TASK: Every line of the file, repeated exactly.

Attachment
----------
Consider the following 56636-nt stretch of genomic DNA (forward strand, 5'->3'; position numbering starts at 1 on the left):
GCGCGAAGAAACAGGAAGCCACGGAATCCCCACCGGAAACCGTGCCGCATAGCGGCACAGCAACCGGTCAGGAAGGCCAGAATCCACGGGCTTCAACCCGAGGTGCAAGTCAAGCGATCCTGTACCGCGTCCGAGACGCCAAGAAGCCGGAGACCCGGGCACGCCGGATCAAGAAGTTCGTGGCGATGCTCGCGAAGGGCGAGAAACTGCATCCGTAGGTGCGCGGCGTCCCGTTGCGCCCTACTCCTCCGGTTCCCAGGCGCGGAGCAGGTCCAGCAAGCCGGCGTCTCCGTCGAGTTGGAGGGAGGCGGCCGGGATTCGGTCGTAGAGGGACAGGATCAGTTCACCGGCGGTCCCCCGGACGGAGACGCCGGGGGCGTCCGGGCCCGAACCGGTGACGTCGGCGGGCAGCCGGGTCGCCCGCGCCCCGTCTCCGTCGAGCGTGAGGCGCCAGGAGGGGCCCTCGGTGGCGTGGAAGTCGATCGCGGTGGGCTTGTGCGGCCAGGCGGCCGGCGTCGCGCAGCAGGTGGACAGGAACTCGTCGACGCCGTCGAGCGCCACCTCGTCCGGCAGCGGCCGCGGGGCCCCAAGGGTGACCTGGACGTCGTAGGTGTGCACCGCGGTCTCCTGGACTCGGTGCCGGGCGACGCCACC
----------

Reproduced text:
Consider the following 56636-nt stretch of genomic DNA (forward strand, 5'->3'; position numbering starts at 1 on the left):
GCGCGAAGAAACAGGAAGCCACGGAATCCCCACCGGAAACCGTGCCGCATAGCGGCACAGCAACCGGTCAGGAAGGCCAGAATCCACGGGCTTCAACCCGAGGTGCAAGTCAAGCGATCCTGTACCGCGTCCGAGACGCCAAGAAGCCGGAGACCCGGGCACGCCGGATCAAGAAGTTCGTGGCGATGCTCGCGAAGGGCGAGAAACTGCATCCGTAGGTGCGCGGCGTCCCGTTGCGCCCTACTCCTCCGGTTCCCAGGCGCGGAGCAGGTCCAGCAAGCCGGCGTCTCCGTCGAGTTGGAGGGAGGCGGCCGGGATTCGGTCGTAGAGGGACAGGATCAGTTCACCGGCGGTCCCCCGGACGGAGACGCCGGGGGCGTCCGGGCCCGAACCGGTGACGTCGGCGGGCAGCCGGGTCGCCCGCGCCCCGTCTCCGTCGAGCGTGAGGCGCCAGGAGGGGCCCTCGGTGGCGTGGAAGTCGATCGCGGTGGGCTTGTGCGGCCAGGCGGCCGGCGTCGCGCAGCAGGTGGACAGGAACTCGTCGACGCCGTCGAGCGCCACCTCGTCCGGCAGCGGCCGCGGGGCCCCAAGGGTGACCTGGACGTCGTAGGTGTGCACCGCGGTCTCCTGGACTCGGTGCCGGGCGACGCCACC